Time required to get electricity (days) - Country Ranking - Africa

Definition: Time required to get electricity is the number of days to obtain a permanent electricity connection. The measure captures the median duration that the electricity utility and experts indicate is necessary in practice, rather than required by law, to complete a procedure.

Source: World Bank, Doing Business project (http://www.doingbusiness.org/).

See also: Thematic map, Time series comparison

Find indicator:
Rank Country Value Year
1 Liberia 482.00 2019
2 Madagascar 450.00 2019
3 Guinea-Bissau 257.00 2019
4 Burkina Faso 169.00 2019
5 Burundi 158.00 2019
6 Gabon 148.00 2019
7 Congo 134.00 2019
8 Malawi 127.00 2019
9 Eswatini 125.00 2019
10 Mali 120.00 2019
10 Comoros 120.00 2019
12 Libya 118.00 2019
13 Zambia 117.00 2019
14 Lesotho 114.00 2019
15 Nigeria 109.80 2019
16 South Africa 109.00 2019
17 Zimbabwe 106.00 2019
17 Equatorial Guinea 106.00 2019
19 Tanzania 105.00 2019
20 The Gambia 101.00 2019
21 Central African Republic 98.00 2019
22 Angola 97.00 2019
22 Kenya 97.00 2019
24 Ethiopia 95.00 2019
25 Benin 90.00 2019
26 São Tomé and Principe 89.00 2019
27 Algeria 84.00 2019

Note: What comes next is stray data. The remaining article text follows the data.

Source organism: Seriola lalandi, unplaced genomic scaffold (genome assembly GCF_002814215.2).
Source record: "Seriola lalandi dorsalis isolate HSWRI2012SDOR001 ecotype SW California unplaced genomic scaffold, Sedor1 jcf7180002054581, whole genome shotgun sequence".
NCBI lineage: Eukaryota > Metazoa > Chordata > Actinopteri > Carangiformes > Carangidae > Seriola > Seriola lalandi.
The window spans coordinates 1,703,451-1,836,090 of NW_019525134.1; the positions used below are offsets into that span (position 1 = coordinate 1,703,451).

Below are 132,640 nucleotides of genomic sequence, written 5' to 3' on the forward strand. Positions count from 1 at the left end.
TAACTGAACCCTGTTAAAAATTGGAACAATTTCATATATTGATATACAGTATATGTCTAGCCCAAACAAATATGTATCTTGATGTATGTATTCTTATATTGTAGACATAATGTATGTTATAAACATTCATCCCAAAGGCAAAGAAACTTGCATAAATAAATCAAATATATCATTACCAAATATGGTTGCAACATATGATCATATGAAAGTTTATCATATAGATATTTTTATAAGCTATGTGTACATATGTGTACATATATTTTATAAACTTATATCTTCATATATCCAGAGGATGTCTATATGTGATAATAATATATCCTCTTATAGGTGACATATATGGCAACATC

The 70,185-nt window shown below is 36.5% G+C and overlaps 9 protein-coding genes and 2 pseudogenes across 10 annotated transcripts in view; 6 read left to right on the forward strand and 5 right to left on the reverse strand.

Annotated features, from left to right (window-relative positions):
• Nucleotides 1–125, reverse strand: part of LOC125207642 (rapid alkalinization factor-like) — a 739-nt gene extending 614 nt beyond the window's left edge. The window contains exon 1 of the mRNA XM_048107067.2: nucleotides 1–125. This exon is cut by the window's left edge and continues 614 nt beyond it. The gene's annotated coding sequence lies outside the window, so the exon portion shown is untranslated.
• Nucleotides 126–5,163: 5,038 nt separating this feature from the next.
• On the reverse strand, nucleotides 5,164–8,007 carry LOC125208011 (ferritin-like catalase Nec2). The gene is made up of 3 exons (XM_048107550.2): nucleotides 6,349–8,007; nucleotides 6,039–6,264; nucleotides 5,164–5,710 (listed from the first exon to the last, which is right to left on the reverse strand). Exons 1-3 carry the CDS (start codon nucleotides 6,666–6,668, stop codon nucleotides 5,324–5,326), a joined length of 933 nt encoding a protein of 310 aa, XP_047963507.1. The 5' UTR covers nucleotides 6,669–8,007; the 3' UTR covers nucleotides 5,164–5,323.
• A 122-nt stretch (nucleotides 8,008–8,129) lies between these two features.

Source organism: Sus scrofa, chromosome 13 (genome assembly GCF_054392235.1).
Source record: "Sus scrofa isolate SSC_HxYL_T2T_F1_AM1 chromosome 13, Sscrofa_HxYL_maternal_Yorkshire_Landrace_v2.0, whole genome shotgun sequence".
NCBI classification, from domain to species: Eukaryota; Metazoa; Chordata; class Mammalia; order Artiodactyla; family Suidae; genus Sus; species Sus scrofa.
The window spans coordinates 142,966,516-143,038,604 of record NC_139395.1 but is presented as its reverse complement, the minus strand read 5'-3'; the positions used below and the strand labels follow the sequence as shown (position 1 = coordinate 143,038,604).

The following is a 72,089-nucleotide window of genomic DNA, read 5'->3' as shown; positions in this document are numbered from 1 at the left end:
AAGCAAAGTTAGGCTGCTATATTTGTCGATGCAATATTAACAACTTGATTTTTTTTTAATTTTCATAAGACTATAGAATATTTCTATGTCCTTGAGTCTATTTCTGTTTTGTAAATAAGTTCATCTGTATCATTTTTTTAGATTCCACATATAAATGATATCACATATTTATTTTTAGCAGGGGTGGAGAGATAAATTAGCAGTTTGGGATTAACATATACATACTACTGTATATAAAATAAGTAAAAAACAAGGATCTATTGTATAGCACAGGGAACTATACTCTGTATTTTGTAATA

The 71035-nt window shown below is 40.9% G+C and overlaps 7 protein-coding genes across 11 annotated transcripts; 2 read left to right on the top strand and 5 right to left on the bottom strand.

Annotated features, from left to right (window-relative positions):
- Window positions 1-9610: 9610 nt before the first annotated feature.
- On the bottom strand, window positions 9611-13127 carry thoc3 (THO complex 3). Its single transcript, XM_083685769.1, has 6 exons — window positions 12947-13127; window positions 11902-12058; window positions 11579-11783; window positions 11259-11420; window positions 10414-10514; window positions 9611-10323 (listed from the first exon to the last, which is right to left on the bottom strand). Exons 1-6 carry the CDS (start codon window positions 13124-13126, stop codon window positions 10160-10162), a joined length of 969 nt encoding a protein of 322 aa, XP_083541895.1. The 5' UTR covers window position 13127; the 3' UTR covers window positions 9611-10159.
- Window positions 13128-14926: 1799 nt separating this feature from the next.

28 Sierra Leone 82.00 2019
29 Cabo Verde 81.00 2019
30 Botswana 77.00 2019
31 Sudan 70.00 2019
32 Guinea 69.00 2019
33 Senegal 68.00 2019
34 Chad 67.00 2019
34 Mauritania 67.00 2019
34 Mauritius 67.00 2019
37 Togo 66.00 2019
37 Uganda 66.00 2019
39 Tunisia 65.00 2019
40 Cameroon 64.00 2019
41 Eritrea 59.00 2014
42 Ghana 55.00 2019
43 Egypt 53.00 2019
43 Côte d'Ivoire 53.00 2019
45 Djibouti 52.00 2019
45 Seychelles 52.00 2019
45 Niger 52.00 2019
48 Dem. Rep. Congo 44.00 2019
49 Mozambique 40.00 2019
50 Namibia 37.00 2019
51 Morocco 31.00 2019
52 Rwanda 30.00 2019

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Development Relevance: The economic health of a country is measured not only in macroeconomic terms but also by other factors that shape daily economic activity such as laws, regulations, and institutional arrangements. The data measure business regulation, gauge regulatory outcomes, and measure the extent of legal protection of property, the flexibility of employment regulation, and the tax burden on businesses. The fundamental premise of this data is that economic activity requires good rules and regulations that are efficient, accessible to all who need to use them, and simple to implement. Thus sometimes there is more emphasis on more regulation, such as stricter disclosure requirements in related-party transactions, and other times emphasis is on for simplified regulations, such as a one-stop shop for completing business startup formalities. Entrepreneurs may not be aware of all required procedures or may avoid legally required procedures altogether. But where regulation is particularly onerous, levels of informality are higher, which comes at a cost: firms in the informal sector usually grow more slowly, have less access to credit, and employ fewer workers - and those workers remain outside the protections of labor law. The indicator can help policymakers understand the business environment in a country and - along with information from other sources such as the World Bank's Enterprise Surveys - provide insights into potential areas of reform.